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  • Greg Smith

Is ‘The Lord of the Rings’…Catholic?

Most of us have only a very faint awareness of the fantasy novels of J.R.R. Tolkien: The Hobbit, The Lord of the Rings, The Silmarillion. What we do know, if anything, comes from the movies, or video games, or our amusement that some people who don’t seem to have, ugh, rich and fulfilling lives, dress up as characters in homemade costumes with fake swords and go to Renaissance Faires and conventions.

But the novels themselves are not only among the best-selling books of the 20th century, they are often listed among the greatest Catholic novels of the 20th century.

How can this be? How can what appear to be weird fantasy books with furry-footed hobbits and dragons and wizards and guys in cloaks with magic swords—and notably without Jesus, churches, popes, or priests—be Catholic at all? The “greatest Catholic novels of the 20th century” seems like an absurd stretch.

Well, to answer that question, we need to back up and answer a bigger question: what makes a story (or a novel) “Catholic” in the first place? Fortunately, I’ve got an answer.

We’ve started a new recurring segment on the podcast called “Book Club.” In these episodes, Cory Lakatos, who heads up communications and family ministries for the Lakeshore Academy for the New Evangelization (LANE), and I will discuss Catholic novels that we find interesting and important. And in our first installment (Episode #30: Welcome to Book Club) we shared our thoughts on what constitutes a Catholic story (novel, movie, etc.). So, if you’re interested, take a listen.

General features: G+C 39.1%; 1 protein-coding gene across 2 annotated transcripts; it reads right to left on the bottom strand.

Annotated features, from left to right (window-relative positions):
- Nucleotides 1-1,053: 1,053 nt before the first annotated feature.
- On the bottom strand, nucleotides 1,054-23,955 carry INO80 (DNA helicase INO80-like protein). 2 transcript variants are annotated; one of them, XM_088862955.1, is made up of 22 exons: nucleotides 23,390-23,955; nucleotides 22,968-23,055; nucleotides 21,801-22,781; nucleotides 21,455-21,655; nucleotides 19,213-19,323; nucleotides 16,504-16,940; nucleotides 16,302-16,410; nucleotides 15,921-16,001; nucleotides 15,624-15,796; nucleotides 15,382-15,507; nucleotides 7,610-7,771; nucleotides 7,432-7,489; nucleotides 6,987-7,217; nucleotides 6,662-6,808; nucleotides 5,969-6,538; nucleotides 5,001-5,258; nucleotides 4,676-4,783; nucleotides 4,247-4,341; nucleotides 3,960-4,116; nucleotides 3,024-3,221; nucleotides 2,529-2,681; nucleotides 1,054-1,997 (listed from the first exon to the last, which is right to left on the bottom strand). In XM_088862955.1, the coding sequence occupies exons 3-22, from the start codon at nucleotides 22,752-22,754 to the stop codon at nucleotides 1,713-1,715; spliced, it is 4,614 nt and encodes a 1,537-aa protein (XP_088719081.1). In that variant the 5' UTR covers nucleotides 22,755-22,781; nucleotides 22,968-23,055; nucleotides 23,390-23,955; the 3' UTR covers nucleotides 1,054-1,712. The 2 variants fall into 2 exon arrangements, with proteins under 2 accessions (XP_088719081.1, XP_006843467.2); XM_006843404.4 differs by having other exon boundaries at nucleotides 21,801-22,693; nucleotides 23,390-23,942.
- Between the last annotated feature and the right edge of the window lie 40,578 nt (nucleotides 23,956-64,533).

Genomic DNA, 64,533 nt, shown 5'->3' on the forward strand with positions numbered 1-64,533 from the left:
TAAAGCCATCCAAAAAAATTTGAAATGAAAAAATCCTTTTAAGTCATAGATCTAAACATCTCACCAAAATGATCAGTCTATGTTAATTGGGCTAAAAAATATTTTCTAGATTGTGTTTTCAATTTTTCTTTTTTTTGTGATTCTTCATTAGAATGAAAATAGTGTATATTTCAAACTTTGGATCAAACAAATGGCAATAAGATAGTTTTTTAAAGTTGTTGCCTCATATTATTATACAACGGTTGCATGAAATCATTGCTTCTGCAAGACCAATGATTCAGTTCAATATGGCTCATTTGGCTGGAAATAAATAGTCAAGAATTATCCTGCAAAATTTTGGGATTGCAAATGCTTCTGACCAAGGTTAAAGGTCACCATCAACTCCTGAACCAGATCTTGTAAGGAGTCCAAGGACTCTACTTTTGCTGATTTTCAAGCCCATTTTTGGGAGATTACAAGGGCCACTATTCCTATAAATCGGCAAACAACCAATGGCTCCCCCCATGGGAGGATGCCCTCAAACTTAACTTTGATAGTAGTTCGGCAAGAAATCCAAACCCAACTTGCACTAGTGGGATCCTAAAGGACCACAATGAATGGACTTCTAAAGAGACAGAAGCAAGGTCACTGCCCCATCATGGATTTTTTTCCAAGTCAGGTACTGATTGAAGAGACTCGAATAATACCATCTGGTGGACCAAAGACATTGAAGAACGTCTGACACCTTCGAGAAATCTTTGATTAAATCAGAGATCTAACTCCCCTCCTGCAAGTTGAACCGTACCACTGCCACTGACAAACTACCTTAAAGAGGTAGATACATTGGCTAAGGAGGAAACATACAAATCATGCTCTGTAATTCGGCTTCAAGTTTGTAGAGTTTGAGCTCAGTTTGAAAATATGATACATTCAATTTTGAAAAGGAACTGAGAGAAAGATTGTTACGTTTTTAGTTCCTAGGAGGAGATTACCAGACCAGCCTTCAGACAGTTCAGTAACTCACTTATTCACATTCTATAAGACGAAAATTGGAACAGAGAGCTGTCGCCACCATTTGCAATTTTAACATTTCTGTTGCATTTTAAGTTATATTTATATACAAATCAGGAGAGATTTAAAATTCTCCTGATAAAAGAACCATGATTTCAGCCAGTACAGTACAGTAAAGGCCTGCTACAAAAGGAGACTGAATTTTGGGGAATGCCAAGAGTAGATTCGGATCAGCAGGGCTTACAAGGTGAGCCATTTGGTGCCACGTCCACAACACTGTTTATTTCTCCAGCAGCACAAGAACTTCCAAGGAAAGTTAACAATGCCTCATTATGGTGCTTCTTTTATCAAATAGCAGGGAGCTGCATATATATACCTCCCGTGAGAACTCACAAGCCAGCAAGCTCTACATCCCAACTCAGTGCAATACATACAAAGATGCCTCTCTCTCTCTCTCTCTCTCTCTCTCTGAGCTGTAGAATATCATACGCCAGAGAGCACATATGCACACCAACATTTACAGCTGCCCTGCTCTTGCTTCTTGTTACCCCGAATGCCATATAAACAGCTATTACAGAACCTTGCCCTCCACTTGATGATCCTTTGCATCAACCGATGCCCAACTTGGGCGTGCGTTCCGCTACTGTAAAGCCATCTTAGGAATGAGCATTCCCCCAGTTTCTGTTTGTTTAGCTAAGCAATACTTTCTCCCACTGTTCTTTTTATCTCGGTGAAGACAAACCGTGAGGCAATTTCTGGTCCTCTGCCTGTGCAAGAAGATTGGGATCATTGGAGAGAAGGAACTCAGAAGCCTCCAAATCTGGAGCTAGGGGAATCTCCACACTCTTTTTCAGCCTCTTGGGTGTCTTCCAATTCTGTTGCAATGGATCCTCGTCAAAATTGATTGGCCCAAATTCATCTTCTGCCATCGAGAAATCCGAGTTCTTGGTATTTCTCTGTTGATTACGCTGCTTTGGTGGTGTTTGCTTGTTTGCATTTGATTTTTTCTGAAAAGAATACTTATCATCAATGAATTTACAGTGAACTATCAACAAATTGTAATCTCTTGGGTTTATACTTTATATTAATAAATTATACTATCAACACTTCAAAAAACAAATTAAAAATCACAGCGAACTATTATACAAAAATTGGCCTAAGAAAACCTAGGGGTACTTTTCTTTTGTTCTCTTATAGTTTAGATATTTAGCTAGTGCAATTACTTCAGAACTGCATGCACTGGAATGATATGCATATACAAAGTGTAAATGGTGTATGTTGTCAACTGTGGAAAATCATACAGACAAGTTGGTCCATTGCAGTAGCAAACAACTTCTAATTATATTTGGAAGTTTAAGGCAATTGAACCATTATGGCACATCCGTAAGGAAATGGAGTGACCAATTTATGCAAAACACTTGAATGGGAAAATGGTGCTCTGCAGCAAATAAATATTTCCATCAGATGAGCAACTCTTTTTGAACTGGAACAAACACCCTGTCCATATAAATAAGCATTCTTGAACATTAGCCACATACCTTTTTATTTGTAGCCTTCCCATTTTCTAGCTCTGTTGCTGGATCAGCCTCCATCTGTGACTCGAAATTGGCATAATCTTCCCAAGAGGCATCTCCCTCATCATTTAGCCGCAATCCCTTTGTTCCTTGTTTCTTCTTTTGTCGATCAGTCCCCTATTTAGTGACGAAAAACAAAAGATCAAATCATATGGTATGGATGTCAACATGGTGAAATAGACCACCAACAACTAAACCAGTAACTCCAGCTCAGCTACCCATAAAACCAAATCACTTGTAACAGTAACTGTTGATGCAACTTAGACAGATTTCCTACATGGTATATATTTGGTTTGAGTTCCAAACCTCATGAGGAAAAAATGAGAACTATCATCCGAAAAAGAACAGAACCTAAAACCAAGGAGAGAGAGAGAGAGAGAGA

Now, back to the hobbits.

In today’s episode, #31, we take a stab at this question. Is The Lord of the Rings the Greatest Catholic Story of the 20th Century? If you have read these books, liked them, and you’re curious about Catholicism, then you’re going to click through with enthusiasm. But if you haven’t read them, and the impression that you have of them is that they (and the people who are “into” them) are weird (or even occultish), then why should you waste your time listening to this episode?

Well, if you are at all curious about Catholicism and someone tells you that a book might be the greatest Catholic story of the 20th century, then you just might be intrigued and want to know more. What makes it so Catholic? Maybe you’ve missed out on something? Maybe you should read it?

At a minimum, maybe you want to hear Cory and I discuss Catholicism and storytelling, even if you have to endure a few hobbits, dragons, and cloaks.

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